The Strange Connection Between DeLorean Cars And The O.J. Simpson Trial

Hollywood is full of all sorts of bizarre coincidental connections, as anyone who's spent any amount of time playing a few rounds of Six Degrees of Kevin Bacon knows well. One of the ways in which unlikely connections are made are via lawyers — once a lawyer has a reputation for putting up a good defense for their clients, it's likely that they'll start amassing a wide range of celebrity clients in need of such representation. Such was the case with Howard Weitzman, who died of cancer in April 2021 at the age of 81. Weitzman, whom The New York Times called "a master practitioner of the courthouse-steps news conference," was perhaps best known in recent years for being Justin Bieber's attorney. Other clients included Magic Johnson, Marlon Brando, Britney Spears, and Michael Jackson. Over his five decades as a lawyer, he was lead attorney in over 300 trials and represented over a thousand people.

Weitzman became famous during the 1984 trial of car executive John DeLorean, whose company brought just one model to market, the DeLorean DMC, most recognizable for its distinctive "gull-wing doors" and as the car featured as the time machine in the "Back to the Future" movies. John DeLorean was accused of cocaine trafficking. The prosecution had incriminating tapes of DeLorean eagerly agreeing to a large drug deal, which Weitzman used to question the credibility of a key FBI informant and argue that DeLorean was a victim of entrapment. Per The New York Times, DeLorean was acquitted of the charges, and Weitzman became a star.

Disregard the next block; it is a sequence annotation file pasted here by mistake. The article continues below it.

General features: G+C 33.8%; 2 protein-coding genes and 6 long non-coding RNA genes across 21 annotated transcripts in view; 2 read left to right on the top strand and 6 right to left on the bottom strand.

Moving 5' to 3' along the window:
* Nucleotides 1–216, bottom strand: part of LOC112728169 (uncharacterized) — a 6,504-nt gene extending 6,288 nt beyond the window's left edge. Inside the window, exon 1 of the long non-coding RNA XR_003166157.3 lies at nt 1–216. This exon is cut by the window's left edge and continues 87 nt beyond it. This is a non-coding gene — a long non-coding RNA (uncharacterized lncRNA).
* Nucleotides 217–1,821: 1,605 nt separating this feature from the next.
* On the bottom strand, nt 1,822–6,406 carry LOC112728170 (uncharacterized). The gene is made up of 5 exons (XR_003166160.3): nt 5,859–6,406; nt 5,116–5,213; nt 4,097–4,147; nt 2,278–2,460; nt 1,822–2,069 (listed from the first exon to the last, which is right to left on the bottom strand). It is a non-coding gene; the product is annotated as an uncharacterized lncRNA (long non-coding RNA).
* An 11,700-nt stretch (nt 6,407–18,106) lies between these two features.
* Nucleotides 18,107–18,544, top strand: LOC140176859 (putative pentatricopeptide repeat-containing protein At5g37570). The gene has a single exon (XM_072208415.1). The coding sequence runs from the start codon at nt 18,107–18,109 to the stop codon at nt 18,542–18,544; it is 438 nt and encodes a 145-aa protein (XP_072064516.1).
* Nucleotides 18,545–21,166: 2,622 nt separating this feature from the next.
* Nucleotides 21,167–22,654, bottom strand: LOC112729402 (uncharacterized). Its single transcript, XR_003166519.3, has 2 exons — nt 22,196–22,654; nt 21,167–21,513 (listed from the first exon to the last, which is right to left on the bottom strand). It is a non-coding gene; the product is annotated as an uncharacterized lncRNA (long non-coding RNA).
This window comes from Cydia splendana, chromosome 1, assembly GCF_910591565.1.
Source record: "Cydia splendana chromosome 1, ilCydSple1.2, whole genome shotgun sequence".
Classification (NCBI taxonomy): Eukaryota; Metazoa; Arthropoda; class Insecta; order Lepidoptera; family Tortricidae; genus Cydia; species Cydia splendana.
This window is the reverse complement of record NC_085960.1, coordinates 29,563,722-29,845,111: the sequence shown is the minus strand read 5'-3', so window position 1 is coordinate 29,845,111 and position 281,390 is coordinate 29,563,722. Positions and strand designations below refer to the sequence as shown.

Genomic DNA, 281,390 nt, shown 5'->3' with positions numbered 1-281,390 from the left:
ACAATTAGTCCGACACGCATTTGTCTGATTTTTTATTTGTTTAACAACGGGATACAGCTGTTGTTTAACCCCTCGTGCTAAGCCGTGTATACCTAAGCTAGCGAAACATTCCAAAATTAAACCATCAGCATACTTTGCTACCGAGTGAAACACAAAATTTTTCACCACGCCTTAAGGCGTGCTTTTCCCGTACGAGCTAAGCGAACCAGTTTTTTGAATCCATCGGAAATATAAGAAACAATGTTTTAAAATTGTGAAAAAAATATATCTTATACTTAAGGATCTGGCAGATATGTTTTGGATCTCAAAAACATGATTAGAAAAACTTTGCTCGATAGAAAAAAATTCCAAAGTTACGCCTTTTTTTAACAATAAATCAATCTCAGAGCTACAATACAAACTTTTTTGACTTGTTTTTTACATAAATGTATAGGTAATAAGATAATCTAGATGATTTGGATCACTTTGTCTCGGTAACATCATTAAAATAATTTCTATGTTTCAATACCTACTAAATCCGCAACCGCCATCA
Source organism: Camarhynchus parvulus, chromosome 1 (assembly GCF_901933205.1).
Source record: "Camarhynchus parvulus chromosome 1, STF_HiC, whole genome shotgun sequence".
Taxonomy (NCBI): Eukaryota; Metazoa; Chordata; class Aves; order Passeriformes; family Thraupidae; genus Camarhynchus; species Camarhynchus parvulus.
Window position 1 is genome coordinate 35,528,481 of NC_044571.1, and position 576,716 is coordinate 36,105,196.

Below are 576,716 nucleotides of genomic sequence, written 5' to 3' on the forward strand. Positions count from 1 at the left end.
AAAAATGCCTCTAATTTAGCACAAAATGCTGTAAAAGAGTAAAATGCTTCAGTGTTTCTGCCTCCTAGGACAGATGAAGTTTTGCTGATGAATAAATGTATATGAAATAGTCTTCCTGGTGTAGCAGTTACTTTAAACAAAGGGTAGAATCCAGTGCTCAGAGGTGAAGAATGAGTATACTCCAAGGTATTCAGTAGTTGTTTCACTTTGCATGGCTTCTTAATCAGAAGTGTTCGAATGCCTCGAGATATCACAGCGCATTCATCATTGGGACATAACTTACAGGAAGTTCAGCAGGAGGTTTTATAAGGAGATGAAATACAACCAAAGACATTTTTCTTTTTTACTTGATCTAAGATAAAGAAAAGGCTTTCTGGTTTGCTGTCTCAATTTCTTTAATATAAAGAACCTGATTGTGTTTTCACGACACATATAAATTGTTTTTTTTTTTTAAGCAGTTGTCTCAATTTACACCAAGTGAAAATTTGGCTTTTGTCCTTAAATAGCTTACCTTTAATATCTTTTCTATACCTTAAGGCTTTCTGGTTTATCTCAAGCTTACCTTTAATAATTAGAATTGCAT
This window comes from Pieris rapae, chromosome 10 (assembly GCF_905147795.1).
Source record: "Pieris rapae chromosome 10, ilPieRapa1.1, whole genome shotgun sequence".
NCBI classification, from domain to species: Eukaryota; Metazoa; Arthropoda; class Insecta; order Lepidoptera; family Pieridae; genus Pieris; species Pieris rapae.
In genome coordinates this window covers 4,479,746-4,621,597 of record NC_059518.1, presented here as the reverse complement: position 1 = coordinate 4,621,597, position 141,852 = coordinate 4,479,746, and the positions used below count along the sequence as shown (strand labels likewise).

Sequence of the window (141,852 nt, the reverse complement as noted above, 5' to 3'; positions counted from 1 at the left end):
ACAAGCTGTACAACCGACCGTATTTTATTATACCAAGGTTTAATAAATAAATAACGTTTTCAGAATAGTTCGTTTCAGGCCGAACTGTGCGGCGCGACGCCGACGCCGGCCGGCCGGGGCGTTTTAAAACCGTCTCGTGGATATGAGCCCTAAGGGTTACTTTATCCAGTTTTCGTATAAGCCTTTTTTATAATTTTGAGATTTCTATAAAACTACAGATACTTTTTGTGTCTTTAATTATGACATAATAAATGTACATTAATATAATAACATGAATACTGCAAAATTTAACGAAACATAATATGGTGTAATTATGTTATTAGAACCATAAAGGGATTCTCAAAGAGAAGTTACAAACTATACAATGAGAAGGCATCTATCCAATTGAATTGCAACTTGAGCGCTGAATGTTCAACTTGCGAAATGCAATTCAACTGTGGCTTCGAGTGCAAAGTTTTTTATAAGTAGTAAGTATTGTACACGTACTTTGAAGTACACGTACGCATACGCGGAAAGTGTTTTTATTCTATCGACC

The trial of the century

Despite his flair for the dramatic and apparent love of the spotlight, Howard Weitzman (shown above) dropped out of what would go on to be called "the trial of the century." In 1994, football player and actor O.J. Simpson was accused of murdering his estranged wife Nicole Brown Simpson and her friend Ronald Goldman. 

As reported by The Buffalo News on June 16, 1994, just three days after the murders, Weitzman withdrew as Simpson's lawyer. "I have decided that, because of my personal relationship with O.J. Simpson and my many other professional commitments, I can no longer give O.J. the attention he both deserves and needs," he announced. He went on to state that he would consult on the case as needed and that he thought Simpson was innocent. When asked if he thought Simpson would be arrested, he answered "I hope that's not true, but, as we know, they arrest innocent people on occasion."

O.J. Simpson was arrested one day later and charged with the murders. His trial played out for several months and his defense attorneys, including Weitzman's replacement, Robert Shapiro, as well as Johnnie Cochran, Robert Kardashian, F. Lee Bailey, Alan Dershowitz, and more became known as "The Dream Team." On October 3, 1995, Simpson was acquitted of all charges. Weitzman made the surprising decision to comment on the case's outcome, telling Super Lawyers Magazine that the jury had reached the wrong decision. "That is my opinion based on time spent with him before the incident occurred, time spent with him after the murders occurred, and observing at arm's length the facts brought out during the trial," he said.